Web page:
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01 November 2013

Who Is An Abuser?

The next time you are on the train, or in a mall, or just walking down the street, look around at all the people. Can you spot the abuser? Probably not. There is no typical look to an abuser. He might be the man holding his wife's hand or that woman pushing a baby stroller. Most abusers appear to be loving and caring to their spouse or partner and their children -- to the outside world. The abuse most often takes place behind closed doors where no one other than the abuser and the victim are witnesses.

Abuse is not a result of stress or alcohol. Abuse is a method of control. It is intentional. It is designed to instill fear and dread in the victim so that the abuser gets what he wants -- control. Many abusers have low self-esteem. Controlling an intimate relationship through violence and intimidation is how abusers feel better about themselves. 

An abuser will not take responsibility for what he has done. He will often blame the victim or simply deny any abuse occurred, calling the victim a liar. Abusers can also paint themselves as a victim, accusing the abused partner of being the abuser. It's a pathological game played by sociopaths that you cannot win. Even when faced with irrefutable proof such as photos and video of their abusive acts, they will still deny what they did.

If you are in an abusive relationship, take steps to keep yourself safe. You have probably already learned to recognize the warning signs. He may start pacing the floor and clenching his fists. He may glare at  you, puff out his chest and raise his voice. If you feel like you have to constantly step lightly to keep him from getting angry or annoyed, avoid expressing your opinion because you fear his reaction, and you find yourself making excuses for his behavior, you are in an abusive relationship. If he has hit you, threatened to hit you or you felt in danger of being hit, you are in an abusive relationship.

Because most abuse is committed in secret, his friends and co-workers often will not believe you if you tell them. They do not know the man you know. They only see him at work or at social gatherings. They have never seen the man who wraps his hands around your throat and chokes you until you are unconscious. They have never seen him slam your head into the wall or pull your hair until your scalp bleeds. They do not know him. They only know the facade, the mask of normality and congeniality. They will continue to support him after you leave, so be prepared for it. You will feel victimized again, but this time by his friends when they call you a liar and support him. It is best if you do not communicate with your abuser and his circle of supporters again, except through the courts if necessary, after you leave.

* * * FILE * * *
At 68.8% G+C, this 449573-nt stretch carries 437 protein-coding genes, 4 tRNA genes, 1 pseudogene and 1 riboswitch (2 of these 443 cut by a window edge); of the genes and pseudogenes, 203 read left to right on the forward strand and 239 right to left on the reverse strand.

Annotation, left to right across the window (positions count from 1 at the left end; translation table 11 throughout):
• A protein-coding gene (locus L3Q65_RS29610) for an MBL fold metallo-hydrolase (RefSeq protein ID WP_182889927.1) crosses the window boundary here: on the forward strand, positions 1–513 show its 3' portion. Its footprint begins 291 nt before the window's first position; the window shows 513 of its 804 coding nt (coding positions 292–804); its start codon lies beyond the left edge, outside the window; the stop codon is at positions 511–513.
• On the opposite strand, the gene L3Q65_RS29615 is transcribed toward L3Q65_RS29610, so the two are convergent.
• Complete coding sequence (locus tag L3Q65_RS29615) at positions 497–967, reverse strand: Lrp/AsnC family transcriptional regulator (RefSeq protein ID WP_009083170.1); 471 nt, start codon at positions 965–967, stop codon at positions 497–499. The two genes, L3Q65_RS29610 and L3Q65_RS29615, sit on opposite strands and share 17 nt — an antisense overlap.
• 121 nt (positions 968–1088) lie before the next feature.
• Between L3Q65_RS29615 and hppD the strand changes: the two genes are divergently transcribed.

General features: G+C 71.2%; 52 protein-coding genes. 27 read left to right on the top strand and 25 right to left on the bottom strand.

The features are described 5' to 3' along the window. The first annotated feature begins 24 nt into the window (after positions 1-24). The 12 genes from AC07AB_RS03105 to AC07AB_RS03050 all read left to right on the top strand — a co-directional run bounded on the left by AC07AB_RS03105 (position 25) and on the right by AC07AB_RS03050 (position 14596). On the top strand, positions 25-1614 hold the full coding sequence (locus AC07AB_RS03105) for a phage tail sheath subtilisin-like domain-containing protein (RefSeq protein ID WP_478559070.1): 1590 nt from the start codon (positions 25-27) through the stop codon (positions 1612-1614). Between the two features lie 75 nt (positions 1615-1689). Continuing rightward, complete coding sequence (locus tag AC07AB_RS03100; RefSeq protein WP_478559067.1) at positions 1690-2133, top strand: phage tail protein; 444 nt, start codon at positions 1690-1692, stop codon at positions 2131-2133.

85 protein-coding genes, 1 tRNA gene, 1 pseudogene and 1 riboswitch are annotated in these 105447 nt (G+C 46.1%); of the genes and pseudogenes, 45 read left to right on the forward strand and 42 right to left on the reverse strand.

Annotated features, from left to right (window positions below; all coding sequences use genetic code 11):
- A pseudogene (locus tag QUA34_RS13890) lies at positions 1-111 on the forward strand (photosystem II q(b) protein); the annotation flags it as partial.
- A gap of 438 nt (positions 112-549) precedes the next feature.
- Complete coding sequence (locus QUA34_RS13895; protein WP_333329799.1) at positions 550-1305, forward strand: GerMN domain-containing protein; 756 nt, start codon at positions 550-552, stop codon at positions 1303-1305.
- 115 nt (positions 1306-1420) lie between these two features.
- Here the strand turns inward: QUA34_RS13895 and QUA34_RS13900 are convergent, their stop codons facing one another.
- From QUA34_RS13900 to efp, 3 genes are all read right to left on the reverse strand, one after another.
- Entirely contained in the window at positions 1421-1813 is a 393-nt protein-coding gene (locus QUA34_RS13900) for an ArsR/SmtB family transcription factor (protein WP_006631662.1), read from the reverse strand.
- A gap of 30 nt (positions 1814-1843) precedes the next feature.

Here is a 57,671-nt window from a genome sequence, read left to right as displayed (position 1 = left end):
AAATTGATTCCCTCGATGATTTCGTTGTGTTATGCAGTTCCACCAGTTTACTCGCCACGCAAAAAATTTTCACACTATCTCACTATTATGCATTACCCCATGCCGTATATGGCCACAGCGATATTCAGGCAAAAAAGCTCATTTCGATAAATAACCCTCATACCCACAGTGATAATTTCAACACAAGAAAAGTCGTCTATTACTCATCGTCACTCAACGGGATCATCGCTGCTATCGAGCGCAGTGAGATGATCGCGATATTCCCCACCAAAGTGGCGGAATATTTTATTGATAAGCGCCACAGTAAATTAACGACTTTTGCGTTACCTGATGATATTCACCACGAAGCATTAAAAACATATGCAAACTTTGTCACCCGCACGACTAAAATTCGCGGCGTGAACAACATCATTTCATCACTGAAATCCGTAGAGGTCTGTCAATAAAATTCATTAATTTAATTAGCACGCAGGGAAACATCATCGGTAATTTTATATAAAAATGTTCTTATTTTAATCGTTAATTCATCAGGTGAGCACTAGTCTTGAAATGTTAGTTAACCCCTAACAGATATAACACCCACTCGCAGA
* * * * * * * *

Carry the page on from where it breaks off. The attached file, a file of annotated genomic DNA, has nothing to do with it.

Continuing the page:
You cannot change the abuser. You cannot reform him. If you do a little research, you will probably discover that you are not the first woman he has abused. After you manage to escape him, he will find a replacement victim because he cannot function without a victim. He needs a victim to feel like a "man." He is incomplete unless he is in control of woman. You must also accept that you cannot help his next victim. Often, she will be one of his supporters before and after you left. She might even claim that you are a liar and he is a gentle, loving man. Unfortunately she will have to learn for herself. You cannot help her. 

If you are involved with a man who has been accused of domestic violence, had a domestic violence protection order issued against him, or been convicted of domestic violence, take steps to protect yourself. Learn the warning signs of abuse and potential violence. Make a safety plan. Have a way out. Above all, if you experience violence or threats of violence, get out and get help. 


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